The secret to managing type 2 diabetes doesn’t come in a pill. In most cases, these simple lifestyle changes will do the trick.

 Managing Type 2 Diabetes: Improve Your Diet

Keeping close tabs on your diet is a major way to manage type 2 diabetes. A healthy diet for people with this includes fresh fruits and vegetables, whole grains, beans, lean meats, and low-fat dairy. Focus on eating fruits and non-starchy vegetables, like broccoli, carrots, and lettuce, and having smaller portions of starchy foods, meat, and dairy products. Be especially careful about loading up on foods that are high on the glycemic index (GI), a system that ranks foods according to how they affect glucose levels. High-GI foods include white breads, white rice, and soda.

Managing Type 2 Diabetes: Lose Weight

Shedding pounds can improve blood sugar levels and help keep type 2 diabetes under control. And you don’t have to lose a lot of weight to make a difference. “If you already have this, losing just 10 to 15 pounds can lower your glucose levels,” says McLaughlin.Where your fat is distributed also affects your diabetes risk and management. People who carry most of their fat in their belly (apple shape) are more prone to this disease than those with fat mostly in the thighs, hips, and buttocks (pear shape).

Managing Type 2 Diabetes: Exercise Regularly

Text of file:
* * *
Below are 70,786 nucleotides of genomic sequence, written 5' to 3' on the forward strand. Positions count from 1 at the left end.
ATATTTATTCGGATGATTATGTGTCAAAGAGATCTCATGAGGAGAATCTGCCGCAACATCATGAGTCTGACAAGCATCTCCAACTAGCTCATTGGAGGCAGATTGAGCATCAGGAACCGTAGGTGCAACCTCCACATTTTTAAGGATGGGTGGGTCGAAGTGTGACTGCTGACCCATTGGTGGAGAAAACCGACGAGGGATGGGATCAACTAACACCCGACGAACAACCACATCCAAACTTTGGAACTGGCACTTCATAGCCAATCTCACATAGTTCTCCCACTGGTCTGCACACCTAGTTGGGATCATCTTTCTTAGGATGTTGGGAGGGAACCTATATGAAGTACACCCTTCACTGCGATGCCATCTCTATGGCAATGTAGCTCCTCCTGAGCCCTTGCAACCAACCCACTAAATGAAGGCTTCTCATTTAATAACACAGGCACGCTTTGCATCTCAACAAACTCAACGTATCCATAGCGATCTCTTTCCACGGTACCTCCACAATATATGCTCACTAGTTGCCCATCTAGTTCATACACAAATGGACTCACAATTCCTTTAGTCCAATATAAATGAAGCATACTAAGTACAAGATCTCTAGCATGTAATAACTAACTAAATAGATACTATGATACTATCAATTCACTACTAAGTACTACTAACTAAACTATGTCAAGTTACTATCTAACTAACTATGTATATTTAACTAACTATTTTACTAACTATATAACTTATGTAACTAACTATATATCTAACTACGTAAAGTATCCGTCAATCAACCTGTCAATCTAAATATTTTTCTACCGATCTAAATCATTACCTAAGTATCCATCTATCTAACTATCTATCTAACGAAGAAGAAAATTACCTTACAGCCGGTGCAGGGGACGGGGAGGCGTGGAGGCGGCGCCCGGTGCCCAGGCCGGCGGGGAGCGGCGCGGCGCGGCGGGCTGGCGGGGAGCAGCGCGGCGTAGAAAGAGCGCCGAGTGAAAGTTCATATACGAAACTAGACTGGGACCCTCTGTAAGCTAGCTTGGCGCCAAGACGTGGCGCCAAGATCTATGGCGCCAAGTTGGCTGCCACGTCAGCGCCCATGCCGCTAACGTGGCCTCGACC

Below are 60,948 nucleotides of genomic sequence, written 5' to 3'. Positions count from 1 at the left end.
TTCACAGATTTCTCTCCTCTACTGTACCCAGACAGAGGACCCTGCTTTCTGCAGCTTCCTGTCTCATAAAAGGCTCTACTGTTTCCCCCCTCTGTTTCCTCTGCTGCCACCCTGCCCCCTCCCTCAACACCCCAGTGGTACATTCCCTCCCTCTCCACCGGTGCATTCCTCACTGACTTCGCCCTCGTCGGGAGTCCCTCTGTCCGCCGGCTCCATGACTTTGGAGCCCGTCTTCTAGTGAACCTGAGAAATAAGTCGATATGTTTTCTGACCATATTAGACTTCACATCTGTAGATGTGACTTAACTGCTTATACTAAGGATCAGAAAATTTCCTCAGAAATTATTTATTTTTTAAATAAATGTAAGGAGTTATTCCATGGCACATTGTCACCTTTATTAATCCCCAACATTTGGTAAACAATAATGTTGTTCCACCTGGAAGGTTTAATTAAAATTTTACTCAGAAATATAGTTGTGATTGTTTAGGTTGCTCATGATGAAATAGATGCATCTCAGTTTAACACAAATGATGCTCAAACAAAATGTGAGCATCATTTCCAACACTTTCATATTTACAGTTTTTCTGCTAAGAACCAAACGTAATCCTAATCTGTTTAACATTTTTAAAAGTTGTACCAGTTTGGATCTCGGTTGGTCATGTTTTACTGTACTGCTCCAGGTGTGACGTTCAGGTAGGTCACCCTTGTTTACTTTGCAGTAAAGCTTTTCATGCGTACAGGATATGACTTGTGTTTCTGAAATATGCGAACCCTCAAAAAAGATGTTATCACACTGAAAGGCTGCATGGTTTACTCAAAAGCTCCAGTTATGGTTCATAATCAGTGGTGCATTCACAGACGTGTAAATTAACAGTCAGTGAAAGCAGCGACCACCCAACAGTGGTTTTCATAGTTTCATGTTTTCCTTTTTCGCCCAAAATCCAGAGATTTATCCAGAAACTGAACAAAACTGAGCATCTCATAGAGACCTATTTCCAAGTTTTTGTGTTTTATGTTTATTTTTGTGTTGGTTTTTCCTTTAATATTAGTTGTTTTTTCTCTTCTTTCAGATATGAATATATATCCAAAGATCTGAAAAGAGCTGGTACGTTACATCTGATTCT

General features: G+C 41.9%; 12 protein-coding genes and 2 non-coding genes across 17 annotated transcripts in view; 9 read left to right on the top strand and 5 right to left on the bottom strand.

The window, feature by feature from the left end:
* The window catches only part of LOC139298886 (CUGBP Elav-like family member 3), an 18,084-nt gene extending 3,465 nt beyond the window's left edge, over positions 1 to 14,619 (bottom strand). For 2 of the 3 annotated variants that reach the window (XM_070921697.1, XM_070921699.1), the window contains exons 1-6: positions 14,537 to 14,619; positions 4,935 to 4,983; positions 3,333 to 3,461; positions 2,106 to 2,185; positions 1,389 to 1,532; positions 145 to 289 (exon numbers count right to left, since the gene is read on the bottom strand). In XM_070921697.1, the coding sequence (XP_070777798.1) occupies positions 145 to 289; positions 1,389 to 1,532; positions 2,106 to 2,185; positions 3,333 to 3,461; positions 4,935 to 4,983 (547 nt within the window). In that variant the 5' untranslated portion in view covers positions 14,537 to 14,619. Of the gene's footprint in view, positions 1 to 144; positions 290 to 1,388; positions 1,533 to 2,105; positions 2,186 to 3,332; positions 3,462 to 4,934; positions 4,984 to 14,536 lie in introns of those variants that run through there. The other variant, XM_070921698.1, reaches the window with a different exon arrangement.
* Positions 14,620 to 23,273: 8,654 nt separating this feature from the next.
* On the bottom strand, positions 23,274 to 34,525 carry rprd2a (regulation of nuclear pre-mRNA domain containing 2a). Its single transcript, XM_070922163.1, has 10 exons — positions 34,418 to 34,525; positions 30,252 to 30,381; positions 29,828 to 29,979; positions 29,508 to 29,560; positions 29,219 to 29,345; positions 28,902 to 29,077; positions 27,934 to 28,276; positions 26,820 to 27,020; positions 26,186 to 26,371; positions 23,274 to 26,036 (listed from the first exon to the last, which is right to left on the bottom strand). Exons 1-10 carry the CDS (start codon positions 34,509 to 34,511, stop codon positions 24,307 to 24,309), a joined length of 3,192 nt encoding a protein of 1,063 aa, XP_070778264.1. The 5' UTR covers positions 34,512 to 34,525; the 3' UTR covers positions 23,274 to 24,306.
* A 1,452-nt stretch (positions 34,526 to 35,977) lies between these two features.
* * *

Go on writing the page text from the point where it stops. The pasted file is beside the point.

Even without losing a pound, exercise can help keep type 2 diabetes under control.“When you do physical activity, such as walking, your muscle contractions push glucose out of your blood into your cells,” explains McLaughlin. The result: Better blood sugar levelsOf course, the more intense the exercise, the better. In one study of vigorous exercise and type 2 diabetes, women who walked quickly gained more protection from type 2 diabetes than those who walked at a more leisurely pace.

Managing Type 2 Diabetes: Control Sleep Apnea

Many overweight people with type 2 diabetes also have sleep apnea, a condition in which a person stops breathing temporarily while sleeping.People with type 2 diabetes and sleep apnea are at higher risk of death from heart attack and stroke. Their blood sugar levels also fluctuate more dramatically while sleeping than in those who have type 2 diabetes, but not sleep apnea, according to one study. These fluctuations have been linked to a higher risk for diabetic complications.

Managing Type 2 Diabetes: Soothe Stress

Stress can make blood sugar levels harder to control, says McLaughlin. Try relaxation techniques to chase away stress. Top-notch stress busters include yoga, tai chi, meditation, massage, and soothing music.As a bonus, stress relief may help you sleep better, important because studies show that not getting enough sleep can worsen this. Sleeping less than six hours a night has also been found to contribute to impaired glucose tolerance, a condition that often precedes type 2 diabetes.


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